- A Don Martin cartoon has a couple of kids pondering the situation. One says "Charlie says the Stork brought us." The other shrugs "Ecch, Charlie, what does he know!" — then they both say "Hi, Charlie!" to a kid walking by with long skinny legs and neck, and a long pointy nose.
- An article from several decades back compared sexual knowledge among youth of different generations. In the '50s, they show a whitebread kid talking with a greaser.
- Calvin and Hobbes:
- One strip features Calvin hearing about and asking his father specifically about the stork. His father's response was that, yes, most babies were delivered by a stork, but Calvin was "unceremoniously dumped down the chimney by a big, hairy pterodactyl." Calvin is, needless to say, thrilled (to his father's lack of surprise).
- In another comic, Calvin's dad informs him that kids come in kits (some assembly required) from Sears. Calvin is upset by this, but his father tells him not to worry as he was "a blue light special at K-mart. Almost as good, and a lot cheaper." Calvin is less than thrilled.
- When Mafalda's mother warns her that a brother is coming, the children discuss a lot about the stork, including the fact that airplane delivery would be quicker.
- In a later strip, Gus, the above little brother, comes across a very fat man at the beach: he pats him on the stomach and asks if there's a little stork on the way.
- In Hägar the Horrible, Hamlet asks his mother The Question. She answers that the stork brought him. He wants to know about his big sister, and Helga gives the same answer. Then he asks about his dad, and Helga says: "Four big storks."
- A '40s Blondie strip has Dagwood telling Cookie about this, but then Alexander butts in…◊
- In Krazy Kat, Coconino County has its resident baby-deliverer Joe Stork, who lives atop the Enchanted Mesa. He is older than all the strip's main characters, having delivered them as babies. In a running gag, characters struggle to fend off his deliveries; apparently, any two characters in a romantic relationship run the risk of getting a bundle dropped on them, which may in part account for the strip's lack of clear gender (one strip has Krazy loudly "breaking up" with Ignatz as the stork walks by for fear that he may take their relationship the wrong way).
- Parodied in a Nemi strip. The father of the kid she babysits pays her to tell his son about the birds and the bees, and she sits him down and tells him various facts about birds and bees.
- Empath: The Luckiest Smurf purposely subverts this trope by stating that the Smurfs in the series reproduce physically. A stork does appear in the series to deliver Baby Smurf, but it is revealed that Baby Smurf came from Smurfling Island, and from parents on the island where nobody ages. In-universe, it's suggested that Peyo must have Bowdlerized the account when he created The Smurfs after getting his hands on the memory crystal that was given to him. In the adaptation of "The Smurfs And The Magic Flute", Peewit suggest this to be the case when he sees that the village consists of all male Smurfs at the time he and Johan first visited them.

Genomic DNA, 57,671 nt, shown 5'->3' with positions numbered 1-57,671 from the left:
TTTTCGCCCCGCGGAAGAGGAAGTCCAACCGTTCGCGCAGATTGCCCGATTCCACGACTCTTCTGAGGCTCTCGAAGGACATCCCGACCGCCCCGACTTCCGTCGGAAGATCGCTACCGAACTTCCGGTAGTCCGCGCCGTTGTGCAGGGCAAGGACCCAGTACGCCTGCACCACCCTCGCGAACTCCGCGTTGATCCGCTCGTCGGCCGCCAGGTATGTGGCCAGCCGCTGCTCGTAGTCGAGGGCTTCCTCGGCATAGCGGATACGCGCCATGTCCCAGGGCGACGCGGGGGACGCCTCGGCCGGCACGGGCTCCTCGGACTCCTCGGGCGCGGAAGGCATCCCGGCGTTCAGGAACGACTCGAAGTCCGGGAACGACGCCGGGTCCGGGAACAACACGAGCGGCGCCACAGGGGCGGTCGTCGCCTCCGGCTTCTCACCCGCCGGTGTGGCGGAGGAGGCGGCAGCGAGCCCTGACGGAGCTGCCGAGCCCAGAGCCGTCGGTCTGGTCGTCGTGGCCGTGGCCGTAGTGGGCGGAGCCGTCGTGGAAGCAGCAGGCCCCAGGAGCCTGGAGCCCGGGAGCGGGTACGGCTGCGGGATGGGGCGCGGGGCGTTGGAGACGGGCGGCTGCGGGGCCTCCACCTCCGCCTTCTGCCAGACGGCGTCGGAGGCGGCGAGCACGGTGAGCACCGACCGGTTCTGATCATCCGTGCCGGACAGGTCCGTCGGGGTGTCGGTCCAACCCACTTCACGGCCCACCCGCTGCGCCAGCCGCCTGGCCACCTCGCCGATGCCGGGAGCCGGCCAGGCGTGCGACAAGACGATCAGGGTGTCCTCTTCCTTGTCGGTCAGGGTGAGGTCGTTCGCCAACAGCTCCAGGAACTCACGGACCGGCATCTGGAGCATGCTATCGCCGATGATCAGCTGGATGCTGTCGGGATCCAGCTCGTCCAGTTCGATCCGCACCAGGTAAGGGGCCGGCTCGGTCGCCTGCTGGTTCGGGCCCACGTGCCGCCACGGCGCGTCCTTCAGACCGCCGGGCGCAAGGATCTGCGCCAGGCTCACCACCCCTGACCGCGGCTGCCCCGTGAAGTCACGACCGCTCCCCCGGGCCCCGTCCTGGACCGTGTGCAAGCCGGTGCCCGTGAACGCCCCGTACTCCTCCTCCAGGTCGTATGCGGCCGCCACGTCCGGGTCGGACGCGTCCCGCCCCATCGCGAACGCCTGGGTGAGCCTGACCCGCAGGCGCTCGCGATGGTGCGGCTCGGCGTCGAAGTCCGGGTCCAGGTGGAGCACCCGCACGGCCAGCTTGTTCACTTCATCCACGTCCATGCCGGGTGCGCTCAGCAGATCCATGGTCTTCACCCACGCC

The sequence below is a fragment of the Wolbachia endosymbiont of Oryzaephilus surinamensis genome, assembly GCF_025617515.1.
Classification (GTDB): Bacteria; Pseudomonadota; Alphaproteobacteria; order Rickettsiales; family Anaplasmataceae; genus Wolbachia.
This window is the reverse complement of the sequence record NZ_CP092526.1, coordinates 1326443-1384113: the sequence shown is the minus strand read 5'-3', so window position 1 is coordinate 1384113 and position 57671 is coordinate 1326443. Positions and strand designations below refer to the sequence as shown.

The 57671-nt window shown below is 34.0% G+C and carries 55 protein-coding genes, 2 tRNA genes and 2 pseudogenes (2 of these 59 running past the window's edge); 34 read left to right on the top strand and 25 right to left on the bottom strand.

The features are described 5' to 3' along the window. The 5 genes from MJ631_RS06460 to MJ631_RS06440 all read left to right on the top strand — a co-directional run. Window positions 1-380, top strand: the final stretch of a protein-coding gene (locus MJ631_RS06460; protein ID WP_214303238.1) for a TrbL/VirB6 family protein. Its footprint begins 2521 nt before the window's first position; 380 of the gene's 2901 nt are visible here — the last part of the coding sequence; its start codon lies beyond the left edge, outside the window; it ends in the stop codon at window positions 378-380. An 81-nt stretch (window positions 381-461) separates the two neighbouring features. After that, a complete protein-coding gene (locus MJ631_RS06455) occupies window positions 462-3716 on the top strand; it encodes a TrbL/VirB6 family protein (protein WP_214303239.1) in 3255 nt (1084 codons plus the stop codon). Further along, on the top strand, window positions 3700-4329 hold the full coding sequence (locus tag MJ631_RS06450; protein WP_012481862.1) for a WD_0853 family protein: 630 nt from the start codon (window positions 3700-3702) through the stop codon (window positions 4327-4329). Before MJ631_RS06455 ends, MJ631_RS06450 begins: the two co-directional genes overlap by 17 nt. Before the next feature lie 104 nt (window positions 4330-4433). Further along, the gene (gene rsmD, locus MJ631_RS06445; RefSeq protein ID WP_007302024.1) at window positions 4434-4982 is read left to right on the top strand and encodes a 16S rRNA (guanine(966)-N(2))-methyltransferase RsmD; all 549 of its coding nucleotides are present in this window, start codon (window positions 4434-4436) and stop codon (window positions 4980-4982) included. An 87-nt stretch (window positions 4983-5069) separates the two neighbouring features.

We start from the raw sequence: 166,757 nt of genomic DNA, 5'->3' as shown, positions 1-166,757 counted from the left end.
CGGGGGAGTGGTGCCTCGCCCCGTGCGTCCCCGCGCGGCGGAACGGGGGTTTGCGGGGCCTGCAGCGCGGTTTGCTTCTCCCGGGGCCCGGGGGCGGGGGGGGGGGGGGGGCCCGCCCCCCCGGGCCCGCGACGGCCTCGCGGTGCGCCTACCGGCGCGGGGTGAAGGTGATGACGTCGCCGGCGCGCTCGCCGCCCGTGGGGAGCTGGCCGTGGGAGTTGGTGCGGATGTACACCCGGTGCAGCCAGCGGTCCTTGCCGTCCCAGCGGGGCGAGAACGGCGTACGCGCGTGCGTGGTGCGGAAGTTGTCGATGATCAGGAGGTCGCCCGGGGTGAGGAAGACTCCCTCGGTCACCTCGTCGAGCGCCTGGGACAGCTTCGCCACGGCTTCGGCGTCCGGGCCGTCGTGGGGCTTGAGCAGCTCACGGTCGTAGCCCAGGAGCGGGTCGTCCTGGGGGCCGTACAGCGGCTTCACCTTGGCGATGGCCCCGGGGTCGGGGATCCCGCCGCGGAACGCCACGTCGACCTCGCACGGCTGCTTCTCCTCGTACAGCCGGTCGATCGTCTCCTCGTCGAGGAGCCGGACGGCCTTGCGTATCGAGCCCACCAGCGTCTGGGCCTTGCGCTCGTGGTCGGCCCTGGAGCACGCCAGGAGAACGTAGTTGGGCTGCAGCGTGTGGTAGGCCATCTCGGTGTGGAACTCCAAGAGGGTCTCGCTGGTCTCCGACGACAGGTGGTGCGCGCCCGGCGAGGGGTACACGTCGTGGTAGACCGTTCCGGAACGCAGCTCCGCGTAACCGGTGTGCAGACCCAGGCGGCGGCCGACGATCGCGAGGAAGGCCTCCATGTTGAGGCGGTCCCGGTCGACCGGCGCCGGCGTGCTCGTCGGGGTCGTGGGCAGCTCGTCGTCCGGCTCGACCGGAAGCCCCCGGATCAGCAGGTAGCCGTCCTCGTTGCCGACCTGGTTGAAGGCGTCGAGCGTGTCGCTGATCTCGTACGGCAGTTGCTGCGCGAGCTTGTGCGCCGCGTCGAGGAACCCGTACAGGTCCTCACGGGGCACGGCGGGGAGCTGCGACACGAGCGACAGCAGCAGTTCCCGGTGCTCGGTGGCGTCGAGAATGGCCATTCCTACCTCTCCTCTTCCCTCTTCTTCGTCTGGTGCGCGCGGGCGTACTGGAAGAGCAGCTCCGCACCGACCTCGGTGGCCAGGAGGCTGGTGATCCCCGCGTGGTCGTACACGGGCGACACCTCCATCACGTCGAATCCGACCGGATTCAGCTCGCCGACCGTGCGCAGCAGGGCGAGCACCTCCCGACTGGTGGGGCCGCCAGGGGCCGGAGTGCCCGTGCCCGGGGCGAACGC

- As part of exaggerating her naivete, Ruby in React Watch Believe Yikes still believes in this. And her interpretation of abortion is the stork being shot. Yang promises to set her straight at some point.
- One is featured in one of the plays from The Big Bad Fox and Other Tales. In it, he fakes his injury to laze around, leaving other animals to find the baby a home. The actor that plays him seems to be a similar Jerk Ass, brushing off his co-worker's concern and raving about an avant-guard play he'll be featured in.
- The 1941 Disney film Dumbo starts out with storks delivering baby animals to their mothers while their circus is headquartered in Florida for the winter. The babies have no (visible) fathers except for the tiger cubs.
- In the Pixar short that accompanied Up, Partly Cloudy, this trope was used, and the question as to where the storks obtained the babies they delivered was answered. The stork the short focuses on has the bad luck to work with a storm cloud who only makes dangerous animals. They're good friends, but the friendship gets really strained after the cloud makes a porcupine. And then Mr. Stormcloud shows off his (unfinished) shark... and the stork flies off to another cloud, only to return with a set of football armor, ready for more.
- In another Pixar film, Cars, judging by a painting on one of the courtroom's walls, it's implied that cars and other vehicles reproduce by getting baby cars that roll down to Earth on a golden highway coming from an ivory and gold factory in Heaven.
- Disney's Dinosaur actually did this with a Pteranodon who apparently found Aladar's egg floating in a river after an Oviraptor accidentally dropped it while stealing it from Aladar's biological mother.
- In Storks, after delivery storks decide on doing a less difficult job, they wind up going into the online delivery business. Part of what motivated the storks into giving up the job was a stork going rogue and trying to keep a baby, which led to the homing beacon being destroyed. The plot revolves around what happens when the girl they've been forced to raise and the stork supposed to fire her accidentally reactivates the old Baby Making Machine and have to get a new baby girl to her home. The storks have also updated their delivery mechanisms and do pods rather than swaddles. Events ultimately lead to them going back to their original mission of baby delivery, complete with the classic swaddles.
- The Spanish film Adiós, Cigüeña, Adiós (1971) (which means "Goodbye, Stork, Goodbye") is all about a gang of Spanish children stoutly defying this trope by working out the facts of life for themselves as they help their friends Arturo and Paloma through their Teen Pregnancy. At various points in the movie, several of them express their irritation at adults for thinking they'd actually fall for the old myth about storks bringing babies.